Iceland Publishing House

By Sven Hagen Jensen


Sven Hagen Jensen, M.Div. (Andrews University, Berrien Springs, Michigan, USA) has worked for the church for over 50 years as a pastor, editor, departmental director, and church administrator in Denmark, Nigeria and the Middle East. Jensen enjoys reading, writing, nature and gardening. He is married to Ingelis and has two adult children and four grandchildren.

First Published: March 22, 2023

Iceland Publishing House (Frækornið-Bókaforlag Adventista) is a publishing firm, without a printing plant, operated in Reykjavík, Iceland, by the Iceland Conference. This institution was established in 1932, but even before that, the sale of publications was a prominent feature of Seventh-day Adventist work in Iceland.

In 1898, a year after the arrival of the first missionary, David Östlund (who had been a printer), two books had begun to be circulated – The Second Coming of Christ by James White, and Steps to Christ by Ellen G. White. From 1900 until he left the country in 1914, Östlund edited a semimonthly magazine called Frækorn (The Seed), which achieved marked popularity and had for a time a wider circulation than any other magazine in the country. Setting up his own press, he printed books and tracts in addition to his paper. Two books were published at the beginning of the century: The Prophecies of Our Lord and The Revelation, both by J. G. Matteson.1

Nils Anderson, from Sweden, a pioneer colporteur in Iceland, worked untiringly from 1903 to 1916, riding his pony to the remotest corners of the land.2 From 1912, O. J. Olsen, who followed Östlund as a mission director, used literature to a great extend to prepare the way for his Bible studies in homes as well as Bible lectures in halls. The books he used in the beginning were Christ Our Savior by Mrs. White and A View of Our Time.3 In 1925, he reported in the ARH: “The canvassing work is moving forward, and books have been sold by the thousands in Iceland.”4

When the Ministerial and Field secretary of the Northern European Division, J. H. Schilling, visited Iceland and commented on publications, he wrote: “A commendable feature of this work [publishing] is that they keep all expenses and earnings within their own circle. Their books and periodicals are well made, neat and clean. And yet they do it all by themselves!”5 Through the years, a great many books have been circulated among Iceland’s scattered population. Its people, proud of their old Icelandic literature--the Sagas--have always had a great interest in reading.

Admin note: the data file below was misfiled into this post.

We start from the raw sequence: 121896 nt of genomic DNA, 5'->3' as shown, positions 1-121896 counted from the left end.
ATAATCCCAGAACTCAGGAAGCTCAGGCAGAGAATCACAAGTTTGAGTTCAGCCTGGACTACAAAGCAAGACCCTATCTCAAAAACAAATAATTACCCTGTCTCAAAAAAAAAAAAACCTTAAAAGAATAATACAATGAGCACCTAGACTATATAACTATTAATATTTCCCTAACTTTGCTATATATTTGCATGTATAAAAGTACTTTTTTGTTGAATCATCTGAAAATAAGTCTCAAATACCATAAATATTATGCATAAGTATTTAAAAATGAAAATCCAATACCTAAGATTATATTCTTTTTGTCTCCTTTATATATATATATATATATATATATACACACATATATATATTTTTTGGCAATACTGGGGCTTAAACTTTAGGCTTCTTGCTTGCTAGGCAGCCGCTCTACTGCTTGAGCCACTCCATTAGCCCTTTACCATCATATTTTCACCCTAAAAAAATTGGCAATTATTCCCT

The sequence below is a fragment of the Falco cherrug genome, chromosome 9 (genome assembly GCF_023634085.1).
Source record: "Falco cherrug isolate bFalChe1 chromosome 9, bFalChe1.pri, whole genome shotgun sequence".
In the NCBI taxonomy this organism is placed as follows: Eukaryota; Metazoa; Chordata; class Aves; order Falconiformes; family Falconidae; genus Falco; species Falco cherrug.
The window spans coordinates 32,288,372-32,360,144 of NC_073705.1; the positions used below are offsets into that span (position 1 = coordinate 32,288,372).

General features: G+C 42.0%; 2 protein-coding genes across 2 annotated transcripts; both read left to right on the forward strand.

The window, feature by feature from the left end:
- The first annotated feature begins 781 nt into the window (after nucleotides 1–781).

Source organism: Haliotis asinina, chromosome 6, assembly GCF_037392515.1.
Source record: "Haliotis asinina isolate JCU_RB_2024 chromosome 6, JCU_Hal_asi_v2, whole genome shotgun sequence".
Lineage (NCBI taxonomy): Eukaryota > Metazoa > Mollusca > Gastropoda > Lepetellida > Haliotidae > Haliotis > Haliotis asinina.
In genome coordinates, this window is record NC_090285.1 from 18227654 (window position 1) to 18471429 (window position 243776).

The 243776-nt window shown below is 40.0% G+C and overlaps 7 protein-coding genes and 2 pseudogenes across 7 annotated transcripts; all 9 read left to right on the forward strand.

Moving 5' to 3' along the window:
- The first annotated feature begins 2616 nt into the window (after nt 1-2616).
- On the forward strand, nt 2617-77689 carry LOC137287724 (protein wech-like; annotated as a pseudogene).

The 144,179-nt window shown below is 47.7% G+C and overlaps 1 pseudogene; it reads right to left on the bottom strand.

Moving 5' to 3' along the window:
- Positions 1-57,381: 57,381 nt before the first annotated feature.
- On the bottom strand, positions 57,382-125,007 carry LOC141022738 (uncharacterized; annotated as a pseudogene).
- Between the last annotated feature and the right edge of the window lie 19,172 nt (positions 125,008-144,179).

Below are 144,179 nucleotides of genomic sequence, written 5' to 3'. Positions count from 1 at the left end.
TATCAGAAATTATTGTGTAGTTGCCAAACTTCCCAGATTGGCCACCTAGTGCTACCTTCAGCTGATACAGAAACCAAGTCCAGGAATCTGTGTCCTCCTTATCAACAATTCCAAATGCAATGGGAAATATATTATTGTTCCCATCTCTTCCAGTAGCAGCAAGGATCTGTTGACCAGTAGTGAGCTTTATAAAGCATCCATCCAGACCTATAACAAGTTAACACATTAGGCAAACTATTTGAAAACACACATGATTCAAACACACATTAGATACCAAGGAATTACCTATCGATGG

The present publishing house, established in 1932, operated a small printing press and a small offset press for many years until all printing at its own facility was discontinued and the presses sold in 1989. The presses of our publishing houses in the neighboring Scandinavian countries and the Stanborough Press in England have carried out much of the printing work such as the four volumes of Footprints of Jesus in Icelandic as well as the 10 volumes of the Bible Stories by Arthur S. Maxwell. Thousands of them have been sold in the country. Student colporteurs have come in the summers from other countries and been successful in sales of Adventist books. A translation of Counsels for the Church, by Ellen G. White, was published in 1974, along with a study guide. In the same year, the missionary paper Signs of the Times (Tákn tímanna) was published for the first time. The Great Controversy was retranslated and published in 1976, Counsels on Stewardship in 1984, and two Morning Watch books by Ellen G. White: My Life Today in 1979 and Maranatha, the Lord Is Coming in 1984. Many other titles have through the years been published for the Church and the general public.


Missionary papers: Frækorn (The Seed), 1900-1914); Ljósvakinn (The Lightbearer), 1924-1929; Geislinn (Ray of Light), 1930-1948; Tákn tímanna (Signs of the Times), 1974-1988.

Church papers: Bræðrabandið (Brotherhood), 1926-1987; Aðventfréttir (Advent News), 1988-present.

Youth papers: Viljinn (The Will), 1954-1973; Innsýn (Insight), 1974-1988.6


O. J. Olsen (1932-1933); M. Helgason (1933-1949); J. Gudmundsson (1949-1959); M. Helgason (1959-1966); R. Burgess (1966-1969); O. Kristinsson (1969-1976); T. Sveinsson (1977-1989); J. Johansson (1989-1991); E. V. Arason (1991-1994); E. Theodorsson (1994-1995); G. Anthony (2002-2006); E. Gudmundsson (2006-2017); G. Anthony (2017- ).7


Olsen, O. J., “Our Work in Iceland.” ARH, November 1925.

Raft, J. C. “Iceland (Concluded).” ARH, February 18, 1915.

Schilling, J. H., “Iceland-Faroe Conference.” ARH, May 22, 1930.

Seventh-day Adventist Encyclopedia. Second revised edition. Washington, D.C.: Review and Herald Publishing Association,1996. S.v. “Iceland Publishing House.”

Seventh-day Adventist Yearbooks, 1925-2021.


  1. Seventh-day Adventist Encyclopedia (1996), s.v. “Iceland Publishing House.”

  2. Ibid.

  3. J. C. Raft, “Iceland (Concluded),” ARH, February 18, 1915, 12.

  4. O. J. Olsen, “Our Work in Iceland,” ARH, November 5, 1925, 10.

  5. J. H. Schilling, “Iceland-Faroe Conference,” ARH, May 22, 1930, 27.

  6. “Publishing Houses and Periodicals,” Seventh-day Adventist Yearbook, Washington, D.C.: Review and Herald Publishing Association. Various years.

  7. Ibid.; Seventh-day Adventist Encyclopedia (1996), s.v. “Iceland Publishing House.”


Jensen, Sven Hagen. "Iceland Publishing House." Encyclopedia of Seventh-day Adventists. March 22, 2023. Accessed May 24, 2024.

Jensen, Sven Hagen. "Iceland Publishing House." Encyclopedia of Seventh-day Adventists. March 22, 2023. Date of access May 24, 2024,

Jensen, Sven Hagen (2023, March 22). Iceland Publishing House. Encyclopedia of Seventh-day Adventists. Retrieved May 24, 2024,